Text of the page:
"We are home," he said, ignoring Bones' penetrating look. His gaze took in the surrounding area. It was the same small clearing he'd seen in his dream, only the dwarf-like inhabitants were missing, and the jungle was empty. Still, it looked familiar in another way. A sense of déjà vu overwhelmed him, bringing a feeling of both dread and relief.

"It's not the same place, Jim," Bones said, narrowing his eyes as he scrutinized Kirk. "There's life here. At least some form of life."

"The doctor is correct. There are multicellular species present." Spock was studying his tricorder with a slight frown. "And bipedal beings."

"Yes," Kirk said, still looking around, trying to place the location. And then he knew. "This is where I got shot."

Bones moved to stand closer, uneasiness radiating from him.

Like a door opening, Kirk suddenly remembered everything.

The gateway opened in front of him before he had a chance to react. In an instant, he was moving through, in a flash of white light that blinded him. He rolled onto his back, swinging his legs up as he tumbled to the ground. Pain exploded in his left knee, all but crippling his efforts. He cried out, clutching at his knee, and felt the protruding shaft and the blood running down his leg. Time seemed to stop. He didn't know how long he lay curled on his side, but as he came back to himself, his vision was blurring and receding into greyness.

Tiny hands attached themselves to him, surprisingly strong. Suddenly, they were everywhere, touching him in a way that suggested amazement and adoration. Everything was opaque, and a loud buzzing in his head disoriented him. The beings spoke without saying a word, in a language he could only feel. Dozens of voices were penetrating his mind.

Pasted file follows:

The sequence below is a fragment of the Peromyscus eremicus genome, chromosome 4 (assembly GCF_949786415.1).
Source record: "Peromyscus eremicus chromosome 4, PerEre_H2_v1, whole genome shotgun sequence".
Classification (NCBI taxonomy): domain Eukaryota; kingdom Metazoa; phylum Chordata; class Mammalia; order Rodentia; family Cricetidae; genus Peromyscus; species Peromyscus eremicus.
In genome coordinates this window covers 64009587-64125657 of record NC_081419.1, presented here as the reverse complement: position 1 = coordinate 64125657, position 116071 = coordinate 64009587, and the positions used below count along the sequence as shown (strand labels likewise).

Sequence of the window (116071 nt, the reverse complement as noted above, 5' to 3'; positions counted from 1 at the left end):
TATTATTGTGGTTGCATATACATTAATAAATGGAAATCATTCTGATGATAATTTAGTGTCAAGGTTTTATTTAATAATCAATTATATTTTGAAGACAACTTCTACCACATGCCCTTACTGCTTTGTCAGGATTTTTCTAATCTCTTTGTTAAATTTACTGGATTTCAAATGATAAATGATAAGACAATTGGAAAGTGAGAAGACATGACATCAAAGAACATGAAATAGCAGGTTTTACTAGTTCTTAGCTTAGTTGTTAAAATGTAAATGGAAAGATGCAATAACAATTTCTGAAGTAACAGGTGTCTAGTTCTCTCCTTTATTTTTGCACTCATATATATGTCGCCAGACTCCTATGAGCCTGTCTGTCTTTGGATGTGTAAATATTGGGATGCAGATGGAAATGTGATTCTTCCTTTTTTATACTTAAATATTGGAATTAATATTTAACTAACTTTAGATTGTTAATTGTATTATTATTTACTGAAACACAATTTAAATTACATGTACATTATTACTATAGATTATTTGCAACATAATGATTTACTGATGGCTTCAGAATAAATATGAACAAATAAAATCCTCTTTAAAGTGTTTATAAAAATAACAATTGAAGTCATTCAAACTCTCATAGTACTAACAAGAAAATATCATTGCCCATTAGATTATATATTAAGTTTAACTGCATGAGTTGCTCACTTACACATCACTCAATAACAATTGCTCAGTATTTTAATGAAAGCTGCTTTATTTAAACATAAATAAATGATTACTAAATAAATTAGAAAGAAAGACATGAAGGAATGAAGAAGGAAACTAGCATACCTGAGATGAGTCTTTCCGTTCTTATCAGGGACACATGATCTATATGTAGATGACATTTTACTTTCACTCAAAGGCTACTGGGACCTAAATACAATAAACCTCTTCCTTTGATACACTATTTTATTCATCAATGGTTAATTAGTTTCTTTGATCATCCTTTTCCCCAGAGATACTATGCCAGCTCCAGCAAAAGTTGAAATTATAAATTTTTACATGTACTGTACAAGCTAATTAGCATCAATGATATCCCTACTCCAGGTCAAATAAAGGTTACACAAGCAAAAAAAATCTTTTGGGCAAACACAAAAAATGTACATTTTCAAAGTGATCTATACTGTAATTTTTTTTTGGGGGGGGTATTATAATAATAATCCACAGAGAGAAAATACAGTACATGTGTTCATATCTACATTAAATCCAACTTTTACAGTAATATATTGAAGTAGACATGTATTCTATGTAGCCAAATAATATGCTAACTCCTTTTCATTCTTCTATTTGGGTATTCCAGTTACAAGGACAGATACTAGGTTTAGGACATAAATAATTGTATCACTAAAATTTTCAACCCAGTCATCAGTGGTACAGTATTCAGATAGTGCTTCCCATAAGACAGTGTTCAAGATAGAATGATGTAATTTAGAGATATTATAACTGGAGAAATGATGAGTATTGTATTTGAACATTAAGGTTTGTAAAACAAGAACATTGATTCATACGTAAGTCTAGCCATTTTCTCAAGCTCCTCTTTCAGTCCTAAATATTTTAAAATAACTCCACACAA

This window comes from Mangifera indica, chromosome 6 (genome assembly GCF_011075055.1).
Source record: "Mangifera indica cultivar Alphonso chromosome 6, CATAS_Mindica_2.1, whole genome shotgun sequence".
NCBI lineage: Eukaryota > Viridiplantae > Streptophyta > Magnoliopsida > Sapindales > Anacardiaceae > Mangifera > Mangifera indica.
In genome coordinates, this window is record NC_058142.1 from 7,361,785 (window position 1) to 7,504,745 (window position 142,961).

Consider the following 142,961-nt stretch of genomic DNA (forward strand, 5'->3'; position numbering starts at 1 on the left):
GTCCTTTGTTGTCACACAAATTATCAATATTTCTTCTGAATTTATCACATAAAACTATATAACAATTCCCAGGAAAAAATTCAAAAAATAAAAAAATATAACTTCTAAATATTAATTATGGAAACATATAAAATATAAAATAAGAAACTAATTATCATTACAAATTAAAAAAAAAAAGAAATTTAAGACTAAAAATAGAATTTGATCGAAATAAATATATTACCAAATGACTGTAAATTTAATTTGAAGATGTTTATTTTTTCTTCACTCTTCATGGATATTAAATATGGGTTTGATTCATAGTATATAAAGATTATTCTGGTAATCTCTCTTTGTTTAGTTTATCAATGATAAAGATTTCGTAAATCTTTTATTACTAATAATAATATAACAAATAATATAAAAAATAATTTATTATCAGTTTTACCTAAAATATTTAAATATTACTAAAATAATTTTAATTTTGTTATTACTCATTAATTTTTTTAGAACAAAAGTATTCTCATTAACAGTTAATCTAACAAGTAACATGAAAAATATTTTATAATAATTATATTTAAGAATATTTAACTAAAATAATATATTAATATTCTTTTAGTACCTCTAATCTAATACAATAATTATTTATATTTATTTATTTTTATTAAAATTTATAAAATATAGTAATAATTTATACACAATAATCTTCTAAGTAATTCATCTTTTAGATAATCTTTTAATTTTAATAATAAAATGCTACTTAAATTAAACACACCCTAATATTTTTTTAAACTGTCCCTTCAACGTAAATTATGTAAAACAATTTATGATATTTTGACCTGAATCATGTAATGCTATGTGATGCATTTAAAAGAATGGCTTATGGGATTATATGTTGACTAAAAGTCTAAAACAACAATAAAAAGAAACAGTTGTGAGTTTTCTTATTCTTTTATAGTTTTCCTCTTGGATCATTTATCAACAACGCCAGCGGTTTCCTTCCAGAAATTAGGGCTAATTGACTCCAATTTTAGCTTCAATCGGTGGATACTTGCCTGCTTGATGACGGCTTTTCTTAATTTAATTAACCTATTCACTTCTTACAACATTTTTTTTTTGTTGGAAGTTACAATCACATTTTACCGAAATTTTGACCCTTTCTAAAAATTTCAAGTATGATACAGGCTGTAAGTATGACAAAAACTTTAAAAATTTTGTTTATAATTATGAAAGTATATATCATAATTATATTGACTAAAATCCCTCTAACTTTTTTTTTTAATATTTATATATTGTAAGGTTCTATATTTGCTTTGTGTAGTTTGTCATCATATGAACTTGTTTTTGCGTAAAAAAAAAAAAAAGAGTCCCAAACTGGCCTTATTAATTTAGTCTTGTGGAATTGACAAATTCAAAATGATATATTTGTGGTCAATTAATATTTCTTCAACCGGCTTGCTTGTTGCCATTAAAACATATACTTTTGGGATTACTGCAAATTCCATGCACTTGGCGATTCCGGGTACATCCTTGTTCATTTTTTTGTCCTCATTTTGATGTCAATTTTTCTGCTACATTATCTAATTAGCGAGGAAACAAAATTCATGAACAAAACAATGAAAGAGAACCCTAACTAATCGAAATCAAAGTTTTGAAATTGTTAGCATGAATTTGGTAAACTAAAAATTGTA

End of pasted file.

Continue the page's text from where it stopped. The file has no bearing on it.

They had been waiting for him. Waiting.

Instinct took over as he pushed the hands away and forced himself to his feet, forcing back the pain that erupted in his injured knee as he put weight on it. It was difficult to breathe. A tight band constricted around his chest. He lost his equilibrium and staggered to keep his balance, to keep them from touching him.

He turned, unable to see anything but the white space of the gateway he'd just come through. He ran….

"They're coming."

The beep of Spock's communicator interrupted them. It seemed to startle Bones and surprise the guards, but Jim knew they had not strayed from the ship, had not crossed into another dimension. They were, as the voice had said, where they had always been.

"Spock here."

"Sulu, sir. Are you all right?"

"We are unharmed, Lieutenant."

"We picked up a temporal disturbance on the planet and … well, sir, our scanners…it doesn't make sense. There's life on the planet."

"Run a full scan of the surrounding area, Lieutenant. Monitor our parameter and stand by." He shut the communicator and looked at Kirk.

Kirk nodded and turned his attention back to the jungle. He didn't have to wait long before the small figure emerged from the thick foliage. He noticed the decorated headdress. At first it was only a single figure and he somehow recognized it as the gatekeeper. But soon, behind that solitary figure, emerged dozens more. They did not rush, but their movements were animated, excited. As the gatekeeper approached, Kirk shifted his weight, both nervous and reluctant. From the corner of his eye, he caught the stiff movements of the guards.

"Stand down," he ordered. He didn't want a show of weapons, and he knew they would have no effect on the inhabitants.

The guards hesitated a moment before complying. Their eyes stayed trained on the approaching figures.

"Jim…." Bones said uneasily.

"It's all right," he said, holding up his hand and stepping slightly ahead of the landing party to greet the gatekeeper. He felt as if he were returning home from a long sojourn.